A filter bag 81 is constructed of a polyethylene cloth having monofilament threads. The mesh of the cloth is preferably 46 x 110 threads per square inch which provides a very fine porous material so that the diatomaceous filter aid will not pass therethrough. 'I'he monofilament threads of the filter bag are preferably of dilterent diameters. 'I he fiber diameter of the threads forming the 46 threads per inch is approximately .10 inch. The fiber diameter of the threads forming the 110 threads per inch is approximately .01 inch. One end of the bag is closed by folding the material up from the bottom and sewing it with a nylon thread 83. The same type of thread is used for sewing the bag lengthwise.

To assemble the water filter, the bag 81 is placed over the foraminous tube and the cartridge 73 is inserted through the port 19 until the flange 77 is in abutment thereto. The secondary partition 25 is then placed on the tie-rod 59 and secured to the stationary deck plate by the studs 21 and nuts 23. The two deck plates rigidly support the cartridge within the inlet chamber 15. The two cover plates 57 and 55 are mounted on the tie-rod 59 and secured thereto by the nuts 61 and 67 respectively.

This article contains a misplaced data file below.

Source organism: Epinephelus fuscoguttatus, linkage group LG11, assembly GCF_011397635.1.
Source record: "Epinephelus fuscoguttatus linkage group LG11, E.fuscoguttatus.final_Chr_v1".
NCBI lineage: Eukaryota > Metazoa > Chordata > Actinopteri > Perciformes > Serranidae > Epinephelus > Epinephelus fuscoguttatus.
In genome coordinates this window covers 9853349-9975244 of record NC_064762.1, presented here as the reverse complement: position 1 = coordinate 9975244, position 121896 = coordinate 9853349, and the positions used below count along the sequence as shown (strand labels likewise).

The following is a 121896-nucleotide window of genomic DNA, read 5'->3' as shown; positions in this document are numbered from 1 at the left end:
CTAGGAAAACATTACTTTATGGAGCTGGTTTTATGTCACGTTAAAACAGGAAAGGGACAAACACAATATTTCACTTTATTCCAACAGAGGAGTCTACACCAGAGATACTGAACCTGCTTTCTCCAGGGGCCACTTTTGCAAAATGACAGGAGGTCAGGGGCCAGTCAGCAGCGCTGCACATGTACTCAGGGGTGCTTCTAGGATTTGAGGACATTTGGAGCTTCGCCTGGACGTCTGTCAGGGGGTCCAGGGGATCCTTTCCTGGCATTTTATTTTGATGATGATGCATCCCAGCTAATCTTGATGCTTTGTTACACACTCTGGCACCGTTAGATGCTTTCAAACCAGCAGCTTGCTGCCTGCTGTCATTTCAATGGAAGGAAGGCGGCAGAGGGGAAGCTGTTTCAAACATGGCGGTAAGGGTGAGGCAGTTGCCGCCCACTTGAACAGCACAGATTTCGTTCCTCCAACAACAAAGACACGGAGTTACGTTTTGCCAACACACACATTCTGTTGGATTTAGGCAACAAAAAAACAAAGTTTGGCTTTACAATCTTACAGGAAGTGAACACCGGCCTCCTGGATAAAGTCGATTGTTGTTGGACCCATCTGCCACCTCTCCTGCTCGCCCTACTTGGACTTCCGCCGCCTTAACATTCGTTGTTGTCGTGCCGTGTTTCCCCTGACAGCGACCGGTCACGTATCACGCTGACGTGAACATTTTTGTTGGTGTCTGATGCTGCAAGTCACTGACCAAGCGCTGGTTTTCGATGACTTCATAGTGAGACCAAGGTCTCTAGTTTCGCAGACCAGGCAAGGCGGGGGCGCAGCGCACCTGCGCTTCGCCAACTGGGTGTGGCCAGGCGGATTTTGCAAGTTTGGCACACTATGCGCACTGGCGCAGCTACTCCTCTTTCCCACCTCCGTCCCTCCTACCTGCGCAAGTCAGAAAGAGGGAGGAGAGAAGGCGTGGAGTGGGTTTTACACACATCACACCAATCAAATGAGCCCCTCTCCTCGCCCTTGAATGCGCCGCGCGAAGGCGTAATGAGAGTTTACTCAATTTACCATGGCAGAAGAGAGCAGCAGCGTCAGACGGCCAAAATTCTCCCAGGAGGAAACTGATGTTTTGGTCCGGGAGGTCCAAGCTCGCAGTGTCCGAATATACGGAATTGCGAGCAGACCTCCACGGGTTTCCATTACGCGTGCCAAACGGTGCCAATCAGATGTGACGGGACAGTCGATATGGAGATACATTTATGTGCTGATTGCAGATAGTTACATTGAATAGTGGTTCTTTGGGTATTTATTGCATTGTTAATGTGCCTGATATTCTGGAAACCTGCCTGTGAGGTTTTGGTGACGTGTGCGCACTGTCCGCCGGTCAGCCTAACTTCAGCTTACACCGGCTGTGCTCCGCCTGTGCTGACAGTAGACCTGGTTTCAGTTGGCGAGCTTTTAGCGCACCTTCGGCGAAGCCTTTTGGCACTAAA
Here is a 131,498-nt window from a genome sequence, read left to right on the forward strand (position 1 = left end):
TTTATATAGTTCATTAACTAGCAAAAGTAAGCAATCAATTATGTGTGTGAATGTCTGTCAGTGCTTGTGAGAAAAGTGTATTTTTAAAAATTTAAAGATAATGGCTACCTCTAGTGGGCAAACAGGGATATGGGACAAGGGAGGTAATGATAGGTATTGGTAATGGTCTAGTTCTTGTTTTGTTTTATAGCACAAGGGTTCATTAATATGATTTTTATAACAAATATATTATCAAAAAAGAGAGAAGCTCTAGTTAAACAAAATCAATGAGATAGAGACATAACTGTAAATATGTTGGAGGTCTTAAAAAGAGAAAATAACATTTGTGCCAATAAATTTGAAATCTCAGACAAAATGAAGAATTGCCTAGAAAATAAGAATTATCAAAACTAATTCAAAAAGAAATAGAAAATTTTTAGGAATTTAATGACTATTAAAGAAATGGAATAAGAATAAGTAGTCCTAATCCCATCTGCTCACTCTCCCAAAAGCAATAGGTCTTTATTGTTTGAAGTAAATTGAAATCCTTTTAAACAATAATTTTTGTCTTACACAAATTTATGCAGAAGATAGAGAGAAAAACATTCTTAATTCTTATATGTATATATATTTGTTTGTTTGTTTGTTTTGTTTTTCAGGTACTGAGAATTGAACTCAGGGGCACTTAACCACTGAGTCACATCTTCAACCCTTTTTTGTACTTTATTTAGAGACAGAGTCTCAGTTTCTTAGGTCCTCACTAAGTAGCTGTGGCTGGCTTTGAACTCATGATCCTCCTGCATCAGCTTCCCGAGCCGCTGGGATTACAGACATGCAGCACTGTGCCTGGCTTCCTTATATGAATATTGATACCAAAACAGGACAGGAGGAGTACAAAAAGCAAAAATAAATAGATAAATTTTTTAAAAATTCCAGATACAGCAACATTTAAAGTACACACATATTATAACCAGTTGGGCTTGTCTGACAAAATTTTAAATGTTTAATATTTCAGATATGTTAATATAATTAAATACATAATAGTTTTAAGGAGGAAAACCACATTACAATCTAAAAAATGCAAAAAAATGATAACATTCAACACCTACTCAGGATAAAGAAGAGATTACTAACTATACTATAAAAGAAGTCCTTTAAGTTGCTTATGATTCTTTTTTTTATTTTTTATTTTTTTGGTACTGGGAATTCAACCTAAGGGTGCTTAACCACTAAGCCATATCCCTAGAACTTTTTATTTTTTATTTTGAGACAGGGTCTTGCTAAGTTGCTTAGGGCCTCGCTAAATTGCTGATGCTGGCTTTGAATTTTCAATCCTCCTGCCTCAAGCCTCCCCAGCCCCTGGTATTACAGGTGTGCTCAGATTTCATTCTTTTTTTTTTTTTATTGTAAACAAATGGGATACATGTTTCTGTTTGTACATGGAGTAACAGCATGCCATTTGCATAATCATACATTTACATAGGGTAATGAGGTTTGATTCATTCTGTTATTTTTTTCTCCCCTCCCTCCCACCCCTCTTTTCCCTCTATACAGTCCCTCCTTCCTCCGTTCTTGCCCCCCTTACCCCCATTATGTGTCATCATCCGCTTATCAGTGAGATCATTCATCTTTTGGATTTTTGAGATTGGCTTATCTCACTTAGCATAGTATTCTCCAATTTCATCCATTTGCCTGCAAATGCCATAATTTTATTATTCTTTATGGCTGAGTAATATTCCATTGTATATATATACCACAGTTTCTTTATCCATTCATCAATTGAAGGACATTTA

To place the water filter in operation the cap 85 is removed and approximately 2 /2 to 3 /2 pounds of diatomaceous filter aid is poured through the opening 87 into the inlet chamber 15. Approximately 2 or 3 gallons of water is poured in the inlet chamber 15 and the cap 85 replaced. The pump 35 is then energized whereby a vacuum is pulled on chambers 17 and 15 and the filter aid is drawn around the cartridge 73. The filter may be operated until the vacuum gauge 69 reads about 25 inches of mercury, at which time it is advisable to stop the pump 35 so that the filter aid cake will break and fall to the bottom of the tank. This is necessary because the coating of filter aid on the cartridge becomes clogged with contaminant which increases the differential pressure. After the filter aid has dropped to the bottom of the tank the pump may be again energized whereby the filter aid will again form a coat on the cartridge 73 and the filtering cycle again started. When a considerable amount of contaminant is deposited in the filter aid material, and it is desirable to add new filter aid, the drain 51 is opened and the cover 57 removed, and the cartridges washed by the simple use of a garden hose. The water filter may again be placed in operation as previously described.